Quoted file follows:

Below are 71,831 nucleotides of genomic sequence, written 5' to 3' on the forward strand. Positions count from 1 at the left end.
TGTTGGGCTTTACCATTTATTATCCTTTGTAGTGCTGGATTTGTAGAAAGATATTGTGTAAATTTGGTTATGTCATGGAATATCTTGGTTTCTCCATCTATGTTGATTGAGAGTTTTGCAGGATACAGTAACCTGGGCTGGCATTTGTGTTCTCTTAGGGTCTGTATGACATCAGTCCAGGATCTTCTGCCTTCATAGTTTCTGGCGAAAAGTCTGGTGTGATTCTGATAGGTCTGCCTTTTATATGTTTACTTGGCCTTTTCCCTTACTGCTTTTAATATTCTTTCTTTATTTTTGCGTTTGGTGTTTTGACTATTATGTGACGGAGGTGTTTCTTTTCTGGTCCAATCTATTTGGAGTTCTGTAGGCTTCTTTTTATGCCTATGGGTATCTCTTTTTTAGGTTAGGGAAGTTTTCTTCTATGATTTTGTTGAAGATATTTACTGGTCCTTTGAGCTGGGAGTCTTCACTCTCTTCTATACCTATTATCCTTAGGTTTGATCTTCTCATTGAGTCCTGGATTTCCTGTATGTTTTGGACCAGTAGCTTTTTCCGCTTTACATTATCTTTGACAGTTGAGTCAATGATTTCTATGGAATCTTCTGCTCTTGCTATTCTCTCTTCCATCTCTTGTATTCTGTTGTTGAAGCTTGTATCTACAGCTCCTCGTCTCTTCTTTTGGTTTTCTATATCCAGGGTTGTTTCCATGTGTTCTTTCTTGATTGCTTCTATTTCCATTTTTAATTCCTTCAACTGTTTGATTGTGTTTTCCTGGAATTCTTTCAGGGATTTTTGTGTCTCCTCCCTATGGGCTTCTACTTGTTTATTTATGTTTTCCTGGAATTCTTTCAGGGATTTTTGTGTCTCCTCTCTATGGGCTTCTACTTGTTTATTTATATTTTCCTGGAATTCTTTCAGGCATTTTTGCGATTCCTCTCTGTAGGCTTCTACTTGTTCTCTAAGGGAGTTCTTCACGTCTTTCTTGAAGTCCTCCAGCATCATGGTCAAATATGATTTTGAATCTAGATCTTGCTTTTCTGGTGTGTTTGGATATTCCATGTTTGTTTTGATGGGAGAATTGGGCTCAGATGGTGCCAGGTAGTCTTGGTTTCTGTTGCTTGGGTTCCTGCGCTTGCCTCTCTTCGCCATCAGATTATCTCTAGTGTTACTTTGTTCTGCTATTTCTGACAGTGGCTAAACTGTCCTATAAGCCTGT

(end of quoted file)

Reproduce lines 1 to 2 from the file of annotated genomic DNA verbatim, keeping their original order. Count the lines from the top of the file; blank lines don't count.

Below are 71,831 nucleotides of genomic sequence, written 5' to 3' on the forward strand. Positions count from 1 at the left end.
TGTTGGGCTTTACCATTTATTATCCTTTGTAGTGCTGGATTTGTAGAAAGATATTGTGTAAATTTGGTTATGTCATGGAATATCTTGGTTTCTCCATCTATGTTGATTGAGAGTTTTGCAGGATACAGTAACCTGGGCTGGCATTTGTGTTCTCTTAGGGTCTGTATGACATCAGTCCAGGATCTTCTGCCTTCATAGTTTCTGGCGAAAAGTCTGGTGTGATTCTGATAGGTCTGCCTTTTATATGTTTACTTGGCCTTTTCCCTTACTGCTTTTAATATTCTTTCTTTATTTTTGCGTTTGGTGTTTTGACTATTATGTGACGGAGGTGTTTCTTTTCTGGTCCAATCTATTTGGAGTTCTGTAGGCTTCTTTTTATGCCTATGGGTATCTCTTTTTTAGGTTAGGGAAGTTTTCTTCTATGATTTTGTTGAAGATATTTACTGGTCCTTTGAGCTGGGAGTCTTCACTCTCTTCTATACCTATTATCCTTAGGTTTGATCTTCTCATTGAGTCCTGGATTTCCTGTATGTTTTGGACCAGTAGCTTTTTCCGCTTTACATTATCTTTGACAGTTGAGTCAATGATTTCTATGGAATCTTCTGCTCTTGCTATTCTCTCTTCCATCTCTTGTATTCTGTTGTTGAAGCTTGTATCTACAGCTCCTCGTCTCTTCTTTTGGTTTTCTATATCCAGGGTTGTTTCCATGTGTTCTTTCTTGATTGCTTCTATTTCCATTTTTAATTCCTTCAACTGTTTGATTGTGTTTTCCTGGAATTCTTTCAGGGATTTTTGTGTCTCCTCCCTATGGGCTTCTACTTGTTTATTTATGTTTTCCTGGAATTCTTTCAGGGATTTTTGTGTCTCCTCTCTATGGGCTTCTACTTGTTTATTTATATTTTCCTGGAATTCTTTCAGGCATTTTTGCGATTCCTCTCTGTAGGCTTCTACTTGTTCTCTAAGGGAGTTCTTCACGTCTTTCTTGAAGTCCTCCAGCATCATGGTCAAATATGATTTTGAATCTAGATCTTGCTTTTCTGGTGTGTTTGGATATTCCATGTTTGTTTTGATGGGAGAATTGGGCTCAGATGGTGCCAGGTAGTCTTGGTTTCTGTTGCTTGGGTTCCTGCGCTTGCCTCTCTTCGCCATCAGATTATCTCTAGTGTTACTTTGTTCTGCTATTTCTGACAGTGGCTAAACTGTCCTATAAGCCTGT